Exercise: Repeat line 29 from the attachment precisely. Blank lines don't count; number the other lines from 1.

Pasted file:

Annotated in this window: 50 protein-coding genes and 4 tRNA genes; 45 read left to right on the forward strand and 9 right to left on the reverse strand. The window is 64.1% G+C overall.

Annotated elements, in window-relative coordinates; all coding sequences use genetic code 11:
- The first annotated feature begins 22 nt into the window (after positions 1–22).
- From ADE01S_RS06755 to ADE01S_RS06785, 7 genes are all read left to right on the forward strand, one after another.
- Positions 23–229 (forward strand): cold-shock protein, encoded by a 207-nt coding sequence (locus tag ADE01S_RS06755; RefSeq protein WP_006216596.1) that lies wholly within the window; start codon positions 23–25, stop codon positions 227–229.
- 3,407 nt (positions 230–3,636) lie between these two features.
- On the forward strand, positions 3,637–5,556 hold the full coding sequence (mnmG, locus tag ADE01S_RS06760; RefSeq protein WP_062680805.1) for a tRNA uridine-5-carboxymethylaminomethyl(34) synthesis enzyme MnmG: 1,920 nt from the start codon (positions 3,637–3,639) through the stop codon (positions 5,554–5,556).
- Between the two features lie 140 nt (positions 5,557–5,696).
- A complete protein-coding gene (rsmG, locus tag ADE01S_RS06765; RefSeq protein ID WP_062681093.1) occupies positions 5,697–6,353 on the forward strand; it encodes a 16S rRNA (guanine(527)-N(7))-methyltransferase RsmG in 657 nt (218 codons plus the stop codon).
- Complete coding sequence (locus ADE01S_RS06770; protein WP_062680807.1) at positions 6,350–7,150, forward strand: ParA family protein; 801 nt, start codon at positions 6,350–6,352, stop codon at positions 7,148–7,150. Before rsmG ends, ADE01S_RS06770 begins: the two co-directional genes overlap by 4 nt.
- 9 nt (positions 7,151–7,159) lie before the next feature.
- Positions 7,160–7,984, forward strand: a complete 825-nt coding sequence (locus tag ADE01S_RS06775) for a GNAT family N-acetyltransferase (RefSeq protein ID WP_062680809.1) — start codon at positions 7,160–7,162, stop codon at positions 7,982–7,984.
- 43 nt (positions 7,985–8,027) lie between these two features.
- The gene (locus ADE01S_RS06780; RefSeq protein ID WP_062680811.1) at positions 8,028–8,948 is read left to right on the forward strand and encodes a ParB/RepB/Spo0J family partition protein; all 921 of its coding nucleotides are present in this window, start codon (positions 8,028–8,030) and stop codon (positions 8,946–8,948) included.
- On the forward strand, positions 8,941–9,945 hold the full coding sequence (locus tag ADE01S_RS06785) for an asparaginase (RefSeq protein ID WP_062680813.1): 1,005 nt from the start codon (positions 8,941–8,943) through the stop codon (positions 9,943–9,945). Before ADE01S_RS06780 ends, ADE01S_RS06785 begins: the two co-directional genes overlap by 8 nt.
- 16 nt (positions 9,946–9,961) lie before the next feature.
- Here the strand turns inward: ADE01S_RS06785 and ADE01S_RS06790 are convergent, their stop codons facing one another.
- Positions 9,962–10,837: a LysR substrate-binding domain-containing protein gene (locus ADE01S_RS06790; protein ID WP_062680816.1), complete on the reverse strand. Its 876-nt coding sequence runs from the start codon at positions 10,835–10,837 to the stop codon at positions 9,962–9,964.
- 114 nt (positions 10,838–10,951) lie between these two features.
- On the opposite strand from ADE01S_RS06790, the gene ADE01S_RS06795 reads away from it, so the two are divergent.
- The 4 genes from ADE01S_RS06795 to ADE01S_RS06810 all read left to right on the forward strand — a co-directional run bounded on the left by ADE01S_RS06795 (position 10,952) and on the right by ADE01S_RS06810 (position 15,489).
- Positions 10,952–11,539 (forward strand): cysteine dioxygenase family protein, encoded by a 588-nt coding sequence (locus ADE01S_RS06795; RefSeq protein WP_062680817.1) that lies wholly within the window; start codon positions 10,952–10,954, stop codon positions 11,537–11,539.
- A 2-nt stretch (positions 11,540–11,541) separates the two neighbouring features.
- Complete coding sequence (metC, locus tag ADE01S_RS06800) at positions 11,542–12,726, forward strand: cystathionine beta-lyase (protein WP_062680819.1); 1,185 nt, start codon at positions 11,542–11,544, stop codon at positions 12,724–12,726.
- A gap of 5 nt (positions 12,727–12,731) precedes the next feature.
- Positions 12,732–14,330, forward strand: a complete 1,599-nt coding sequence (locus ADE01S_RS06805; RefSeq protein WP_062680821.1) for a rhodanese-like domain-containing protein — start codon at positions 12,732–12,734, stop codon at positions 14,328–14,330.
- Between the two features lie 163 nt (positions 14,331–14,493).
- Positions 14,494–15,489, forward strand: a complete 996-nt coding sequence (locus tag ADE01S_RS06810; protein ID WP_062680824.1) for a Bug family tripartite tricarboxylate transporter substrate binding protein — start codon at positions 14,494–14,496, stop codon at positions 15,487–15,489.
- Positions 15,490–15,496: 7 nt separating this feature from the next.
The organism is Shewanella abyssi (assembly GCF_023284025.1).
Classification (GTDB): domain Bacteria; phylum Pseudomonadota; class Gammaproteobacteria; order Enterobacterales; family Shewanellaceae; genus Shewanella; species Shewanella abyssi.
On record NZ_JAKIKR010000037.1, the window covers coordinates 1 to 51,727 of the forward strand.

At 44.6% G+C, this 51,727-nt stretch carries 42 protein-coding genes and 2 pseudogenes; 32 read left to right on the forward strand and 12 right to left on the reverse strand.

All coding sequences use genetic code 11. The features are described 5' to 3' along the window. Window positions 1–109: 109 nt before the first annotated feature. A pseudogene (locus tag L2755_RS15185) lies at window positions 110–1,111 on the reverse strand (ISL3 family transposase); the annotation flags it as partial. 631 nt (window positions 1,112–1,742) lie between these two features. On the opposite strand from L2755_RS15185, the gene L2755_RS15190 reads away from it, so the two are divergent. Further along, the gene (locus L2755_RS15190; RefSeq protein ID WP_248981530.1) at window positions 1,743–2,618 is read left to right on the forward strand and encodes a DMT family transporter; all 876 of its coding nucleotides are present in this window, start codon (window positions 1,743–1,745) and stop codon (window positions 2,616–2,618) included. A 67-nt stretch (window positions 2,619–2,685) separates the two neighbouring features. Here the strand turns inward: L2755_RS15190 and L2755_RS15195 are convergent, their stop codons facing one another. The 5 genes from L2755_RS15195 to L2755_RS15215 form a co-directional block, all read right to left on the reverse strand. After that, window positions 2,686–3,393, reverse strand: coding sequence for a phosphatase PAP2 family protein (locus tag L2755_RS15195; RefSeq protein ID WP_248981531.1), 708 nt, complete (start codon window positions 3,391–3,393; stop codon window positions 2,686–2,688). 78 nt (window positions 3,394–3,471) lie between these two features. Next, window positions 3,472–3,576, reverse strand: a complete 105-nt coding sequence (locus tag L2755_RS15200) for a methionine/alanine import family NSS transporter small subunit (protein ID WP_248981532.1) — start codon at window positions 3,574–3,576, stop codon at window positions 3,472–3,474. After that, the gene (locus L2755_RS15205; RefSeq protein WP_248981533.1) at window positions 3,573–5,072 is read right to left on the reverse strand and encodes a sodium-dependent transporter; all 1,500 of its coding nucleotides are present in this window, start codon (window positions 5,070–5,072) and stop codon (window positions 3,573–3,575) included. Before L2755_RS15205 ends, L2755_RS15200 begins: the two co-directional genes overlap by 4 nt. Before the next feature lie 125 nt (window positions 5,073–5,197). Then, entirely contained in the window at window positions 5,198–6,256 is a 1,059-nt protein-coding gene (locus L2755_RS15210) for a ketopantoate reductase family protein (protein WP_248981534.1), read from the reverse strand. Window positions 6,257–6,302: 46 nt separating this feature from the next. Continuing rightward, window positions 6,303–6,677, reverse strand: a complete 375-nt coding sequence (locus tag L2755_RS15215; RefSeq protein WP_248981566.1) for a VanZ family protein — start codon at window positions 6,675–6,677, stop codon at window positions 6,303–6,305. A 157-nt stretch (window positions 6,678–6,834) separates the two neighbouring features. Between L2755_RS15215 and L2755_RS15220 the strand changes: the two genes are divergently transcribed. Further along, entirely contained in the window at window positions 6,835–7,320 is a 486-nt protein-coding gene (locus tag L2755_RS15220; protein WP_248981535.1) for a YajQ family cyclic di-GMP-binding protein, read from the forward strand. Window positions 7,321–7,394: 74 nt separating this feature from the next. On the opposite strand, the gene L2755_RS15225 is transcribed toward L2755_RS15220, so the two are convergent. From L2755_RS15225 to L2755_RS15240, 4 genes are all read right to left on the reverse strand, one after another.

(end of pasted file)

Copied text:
- Positions 15,490–15,496: 7 nt separating this feature from the next.